The Common Sense Blog

18
Feb

Rehearsal: One of the Essentials to Effective Decision Making

Like most people, I have been known to act without thinking. But there are consequences. As the saying goes, good judgment comes from experience. Experience comes from bad judgment. What the best decision makers discover over time is that there is an essential collection of strategies enabling us to act with more clarity and confidence, resulting in better outcomes. One

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11
Feb

The Cowardice of “My Hands are Tied”

On December 23rd of last year, a young man attempted to make a withdrawal from his bank, hoping the $1000 due in his account had been deposited. The clerk he spoke to told him that she could see the money had been credited. Unfortunately, it would not be available until the next day. On the morning of the 24th, he

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29
Jan

Does Your Workplace Suffer from Brittle Decisions Making?

Not long ago, I went to return a tool I hadn’t used to the hardware store from which I had purchased it. Unfortunately, I could not locate the receipt. “I’m sorry,” the clerk said, but unless you have the receipt, I can’t issue the refund.” “It’s unopened and it’s the store brand,” I responded. “Yes,” he replied, “But you could

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21
Jan

People Stay When They Understand the Role They Play

As part of my research in preparing to work with an employer, I will sometimes walk up to random employees and ask, “How does this place make money?” Most times, I get a mixture of confusion or some general statement like, “We sell widgets.” When I ask how much the company makes, most will say, “A lot!” The truth is

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14
Jan

Just because you can measure something . . .

One of the blessings of digital technology is the access it provides to so much information. But that’s also one of its curses. As we all battle daily decision fatigue, the exponential growth of accessible data has begun to overwhelm us. A colleague of mine serves as dean of education for a university. Part of her job is responding to

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7
Jan

Don’t Take Stats at Face Value

I was listening to Colorado Public Radio the other day. In a story about the challenges facing today’s high school students, the host said, “Twenty percent of Denver Public School students deal with some sort of mental illness.” My first thought was “Wow! One in five students. That’s terrible!” But being part social researcher, my mind then went to: “Says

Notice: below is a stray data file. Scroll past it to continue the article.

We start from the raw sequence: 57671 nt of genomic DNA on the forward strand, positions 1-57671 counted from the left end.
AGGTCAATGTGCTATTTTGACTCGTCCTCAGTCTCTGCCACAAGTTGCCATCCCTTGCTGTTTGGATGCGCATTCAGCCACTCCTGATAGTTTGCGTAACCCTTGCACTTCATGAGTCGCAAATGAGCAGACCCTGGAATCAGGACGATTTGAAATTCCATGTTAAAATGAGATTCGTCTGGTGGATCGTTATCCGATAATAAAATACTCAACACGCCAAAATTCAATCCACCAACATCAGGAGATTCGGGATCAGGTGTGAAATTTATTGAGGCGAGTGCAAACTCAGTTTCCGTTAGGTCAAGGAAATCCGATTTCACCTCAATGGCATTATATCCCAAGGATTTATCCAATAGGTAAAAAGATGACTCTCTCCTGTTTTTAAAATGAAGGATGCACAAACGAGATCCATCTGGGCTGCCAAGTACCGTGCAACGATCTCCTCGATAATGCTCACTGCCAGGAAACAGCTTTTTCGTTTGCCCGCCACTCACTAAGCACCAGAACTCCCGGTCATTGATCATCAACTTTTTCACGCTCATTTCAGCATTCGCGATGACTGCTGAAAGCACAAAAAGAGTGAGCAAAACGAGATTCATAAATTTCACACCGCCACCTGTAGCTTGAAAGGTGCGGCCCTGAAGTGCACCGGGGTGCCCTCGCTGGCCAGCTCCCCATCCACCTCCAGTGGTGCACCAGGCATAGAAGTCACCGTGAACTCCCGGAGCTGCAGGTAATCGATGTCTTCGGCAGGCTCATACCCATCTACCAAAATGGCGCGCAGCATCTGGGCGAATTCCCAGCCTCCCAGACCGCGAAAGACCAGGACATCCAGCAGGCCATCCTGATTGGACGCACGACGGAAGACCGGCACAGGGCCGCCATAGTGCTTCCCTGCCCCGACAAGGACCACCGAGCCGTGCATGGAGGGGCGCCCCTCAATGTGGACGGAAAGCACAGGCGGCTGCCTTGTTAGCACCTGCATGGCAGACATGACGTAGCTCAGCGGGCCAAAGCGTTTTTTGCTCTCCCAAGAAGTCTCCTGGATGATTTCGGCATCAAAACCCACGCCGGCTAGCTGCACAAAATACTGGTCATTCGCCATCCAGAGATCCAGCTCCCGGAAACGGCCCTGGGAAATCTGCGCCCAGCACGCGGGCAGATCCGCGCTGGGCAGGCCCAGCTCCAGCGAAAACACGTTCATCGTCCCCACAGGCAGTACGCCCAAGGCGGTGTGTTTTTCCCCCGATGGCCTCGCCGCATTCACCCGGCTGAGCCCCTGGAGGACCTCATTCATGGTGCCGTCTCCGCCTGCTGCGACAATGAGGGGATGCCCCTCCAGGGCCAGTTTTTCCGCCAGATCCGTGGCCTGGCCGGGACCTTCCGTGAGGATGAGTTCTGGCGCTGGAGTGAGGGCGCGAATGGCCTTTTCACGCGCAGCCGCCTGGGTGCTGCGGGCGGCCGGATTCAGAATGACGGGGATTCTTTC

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31
Dec

 “I’m Sorry” – The Great Absolution

A woman cut me off in traffic the other day. When we ended up side-by-side, as inevitably happens, she looked over mouthed “Sorry.” I guess that was better than flipping me the bird. But it didn’t excuse the poor decision she had made and she knew it. I’m not one for preaching and moralizing. But, sadly, this kind of behavior

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24
Dec

It’s “Time” We All Kept Our Commitments

Years ago, when I worked as a college career counselor, I recommended one of my top students to Walt, a recruiter for local employer. When I called him, Walt and I agreed that she’d be a great match for his organization. On the day of the interview, the young lady showed up in my office in tears. It seemed she

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18
Dec

Don’t Fall Victim to the Single Right Way

I was in a meeting this past week that devolved into a rather heated discussion about which way to resolve a problem. People made reasonable arguments on both sides of the issue. In fact, any one of the approaches we discussed would have worked, just in different ways. Yet a couple of people insisted that theirs was the only solution.

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10
Dec

Who Says Brainstorming Works?

It is commonplace in meetings and workshops for the facilitator to ask attendees to brainstorm ways to resolve a problem. Everyone sits around throwing out insights and possible solutions. But if you notice, it doesn’t take long before people start repeating what others have said. Sometimes, they’ll even make a comment like, “Everybody else has mentioned the ideas I thought of.”

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